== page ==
David Andolfatto points out how different models frame the data:

What does Bullard have in mind when he speaks of a low-growth "regime?" The usual way of interpreting development dynamics is that long-run growth is more or less stable and that deviations from this stable trend represent "cyclical" mean-reverting departures from trend. And if it's "cyclical," then it's temporary--we should be forecasting reversion to the mean in the near future--like the red forecasting lines in the picture below. ... This view of the world can lead to a series of embarrassing forecast errors. Since the end of the Great Recession, for example, you would have forecast several recoveries, none of which have materialized. ... But what if that's not the way growth happens? Suppose instead that growth occurs in decade-long spurts? Something like this [picture]. ...

The two accompanying pictures are here:

As you can see, interpreting data depends on the underlying model. I've talked about this before, e.g. here or here. Let's try another!

What about dynamic equilibrium (see also here)? In that framework, we have a shock centered in the late 70s that hits both NGDP per capita (prime age) and the GDP deflator:

At this resolution, there is another shock to NGDP alone (although it might be visible in the deflator data, see here, but it's not relevant to the discussion in this post). Note: I am talking about quantities per capita (prime age) so it should be understood if I leave off a p.c. in the following discussion. The figure shows the transition locations as well as the width (red). The NGDP p.c. transition is much wider than the deflator transition. Combining these (dividing the NGDP p.c. model by the deflator model), you get RGDP per capita:

The lines represent the "dynamic equilibrium" for RGDP p.c. made from the dynamic equilibria for NGDP p.c. minus the GDP deflator. I translated it up and down tot he maximum and minimum during the period as well as for recent times. You can see how the interaction between two Gaussian shocks of different widths give you an apparent fluctuating growth rate, which is what Bullard/Andolfatto see in the data:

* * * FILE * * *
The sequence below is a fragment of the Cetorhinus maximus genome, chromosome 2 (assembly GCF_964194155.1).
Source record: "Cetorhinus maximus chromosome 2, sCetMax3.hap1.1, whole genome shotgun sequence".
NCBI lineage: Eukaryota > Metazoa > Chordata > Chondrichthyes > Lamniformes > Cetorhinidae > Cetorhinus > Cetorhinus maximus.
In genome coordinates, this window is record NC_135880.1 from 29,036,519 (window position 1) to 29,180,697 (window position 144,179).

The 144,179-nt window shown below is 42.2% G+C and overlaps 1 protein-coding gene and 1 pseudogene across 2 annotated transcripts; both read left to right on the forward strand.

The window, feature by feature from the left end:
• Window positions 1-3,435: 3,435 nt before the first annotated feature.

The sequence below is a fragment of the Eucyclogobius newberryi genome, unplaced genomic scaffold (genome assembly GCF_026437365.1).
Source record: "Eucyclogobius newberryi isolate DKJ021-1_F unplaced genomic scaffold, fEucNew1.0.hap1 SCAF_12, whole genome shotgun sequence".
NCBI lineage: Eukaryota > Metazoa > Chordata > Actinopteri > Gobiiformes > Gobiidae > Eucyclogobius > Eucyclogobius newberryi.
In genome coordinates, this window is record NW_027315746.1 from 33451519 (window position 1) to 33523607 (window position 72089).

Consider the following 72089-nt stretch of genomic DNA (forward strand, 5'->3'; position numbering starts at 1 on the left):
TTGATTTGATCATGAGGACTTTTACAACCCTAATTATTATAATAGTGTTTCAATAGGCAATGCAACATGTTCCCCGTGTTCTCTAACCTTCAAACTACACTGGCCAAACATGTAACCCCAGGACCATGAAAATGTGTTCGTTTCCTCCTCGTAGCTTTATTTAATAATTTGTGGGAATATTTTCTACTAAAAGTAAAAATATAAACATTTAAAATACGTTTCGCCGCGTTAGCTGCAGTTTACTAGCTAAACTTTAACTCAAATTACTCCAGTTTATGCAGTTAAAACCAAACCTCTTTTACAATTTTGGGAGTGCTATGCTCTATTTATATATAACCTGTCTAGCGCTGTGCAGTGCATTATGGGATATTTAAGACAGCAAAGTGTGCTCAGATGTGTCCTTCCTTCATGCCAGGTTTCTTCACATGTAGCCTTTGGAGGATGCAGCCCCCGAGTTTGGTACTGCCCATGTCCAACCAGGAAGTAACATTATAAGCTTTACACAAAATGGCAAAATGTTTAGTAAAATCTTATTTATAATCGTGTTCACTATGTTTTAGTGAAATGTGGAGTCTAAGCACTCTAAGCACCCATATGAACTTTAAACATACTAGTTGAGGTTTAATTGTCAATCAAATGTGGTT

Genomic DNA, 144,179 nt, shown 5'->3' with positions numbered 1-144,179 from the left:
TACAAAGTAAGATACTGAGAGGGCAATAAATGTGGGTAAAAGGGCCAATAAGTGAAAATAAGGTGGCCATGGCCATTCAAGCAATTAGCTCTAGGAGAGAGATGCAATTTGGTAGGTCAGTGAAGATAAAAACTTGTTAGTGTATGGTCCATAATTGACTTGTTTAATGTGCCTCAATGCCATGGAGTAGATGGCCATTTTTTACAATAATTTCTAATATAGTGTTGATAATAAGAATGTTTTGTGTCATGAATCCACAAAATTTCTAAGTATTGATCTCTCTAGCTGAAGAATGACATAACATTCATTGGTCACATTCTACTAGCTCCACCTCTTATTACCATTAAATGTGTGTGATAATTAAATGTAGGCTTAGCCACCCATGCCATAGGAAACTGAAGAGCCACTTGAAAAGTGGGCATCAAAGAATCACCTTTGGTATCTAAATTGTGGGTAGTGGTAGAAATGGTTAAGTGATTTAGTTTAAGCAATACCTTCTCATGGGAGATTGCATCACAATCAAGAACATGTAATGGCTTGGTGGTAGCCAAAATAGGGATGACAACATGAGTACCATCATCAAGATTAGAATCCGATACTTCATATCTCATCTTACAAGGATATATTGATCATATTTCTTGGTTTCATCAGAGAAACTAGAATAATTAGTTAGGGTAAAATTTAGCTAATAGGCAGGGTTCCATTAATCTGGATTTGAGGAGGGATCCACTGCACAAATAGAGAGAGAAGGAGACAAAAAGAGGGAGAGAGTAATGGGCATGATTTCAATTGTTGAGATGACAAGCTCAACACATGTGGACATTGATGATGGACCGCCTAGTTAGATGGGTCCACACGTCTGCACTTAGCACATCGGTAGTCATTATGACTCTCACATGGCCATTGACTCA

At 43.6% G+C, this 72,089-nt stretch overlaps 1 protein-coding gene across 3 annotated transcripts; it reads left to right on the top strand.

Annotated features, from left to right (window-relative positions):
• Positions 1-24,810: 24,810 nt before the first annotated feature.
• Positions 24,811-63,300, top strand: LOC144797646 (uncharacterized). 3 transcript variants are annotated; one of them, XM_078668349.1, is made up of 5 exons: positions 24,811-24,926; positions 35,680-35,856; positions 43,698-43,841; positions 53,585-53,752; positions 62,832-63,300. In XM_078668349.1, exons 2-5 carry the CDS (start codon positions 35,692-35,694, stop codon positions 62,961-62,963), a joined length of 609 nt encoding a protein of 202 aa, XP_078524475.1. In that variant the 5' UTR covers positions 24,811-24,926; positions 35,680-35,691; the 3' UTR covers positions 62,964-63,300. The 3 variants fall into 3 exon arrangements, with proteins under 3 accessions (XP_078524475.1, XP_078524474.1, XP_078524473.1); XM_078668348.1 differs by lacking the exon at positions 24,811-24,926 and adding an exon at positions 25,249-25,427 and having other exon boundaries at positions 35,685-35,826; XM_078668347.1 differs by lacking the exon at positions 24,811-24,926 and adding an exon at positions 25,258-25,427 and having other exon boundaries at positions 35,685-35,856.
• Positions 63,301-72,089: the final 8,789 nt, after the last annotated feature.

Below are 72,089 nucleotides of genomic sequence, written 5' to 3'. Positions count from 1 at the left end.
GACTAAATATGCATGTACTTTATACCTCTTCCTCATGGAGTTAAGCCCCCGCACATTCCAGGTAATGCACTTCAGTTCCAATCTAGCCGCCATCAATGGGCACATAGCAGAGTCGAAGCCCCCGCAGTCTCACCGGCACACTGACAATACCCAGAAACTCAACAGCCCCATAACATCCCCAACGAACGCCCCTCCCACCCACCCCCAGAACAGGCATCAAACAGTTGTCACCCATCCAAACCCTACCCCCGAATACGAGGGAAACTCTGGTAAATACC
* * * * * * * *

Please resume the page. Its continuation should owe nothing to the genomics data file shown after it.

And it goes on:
It's actually just the mis-match between the NGDP shock and the GDP deflator shock (likely due to women entering the workforce) that makes it look like different growth regimes when in fact there is just one. If the shocks to each measure were exactly equal, there'd be no change. Therefore it is entirely possible these "growth regimes" are just artefacts of mis-measuring the price level (deflator/inflation) data ‒ that a proper measurement of the price level would result in no changes (since NGDP and the deflator would be subject to the same shocks).

In fact, a LOESS smoothing (gray solid) of the RGDP growth data (blue) almost exactly matches the dynamic equilibrium (blue) result during the 70s and 80s:

In this graph the gray horizontal lines are at zero growth and the dynamic equilibrium growth rate (1.6%, equal to the dynamic equilibrium growth rate of NGDP = 3.6% minus the dynamic equilibrium growth rate of the deflator/inflation = 2%). We can see that we were at the dynamic equilibrium in the 1950s and the early 2000s as well as today. The other times, we were still experiencing deviations due to the shock.

I also show Andolfatto's 10-year annualized average growth rate (gray dotted), which basically matches up with a 10-year shifted version of the LOESS smoothing.

I'd previously talked about Bullard's regime-switching approach here. In that post, I showed how the information equilibrium approach reverses the flow of the regime selection diagram. But I also talked about how the information equilibrium monetary models can be divided in to "high

*k*" and "low*k*" regimes (*k*is the information transfer index). High*k*is essentially the effective quantity theory of money for high inflation, whereas low*k*means the ISLM model is a good effective theory for low inflation (or we just have something more complex as I discuss in the quantity theory link). This means that monetary policy would be more effective in a high inflation environment than in a low inflation environment. I've also discussed "lowflation" regimes before here.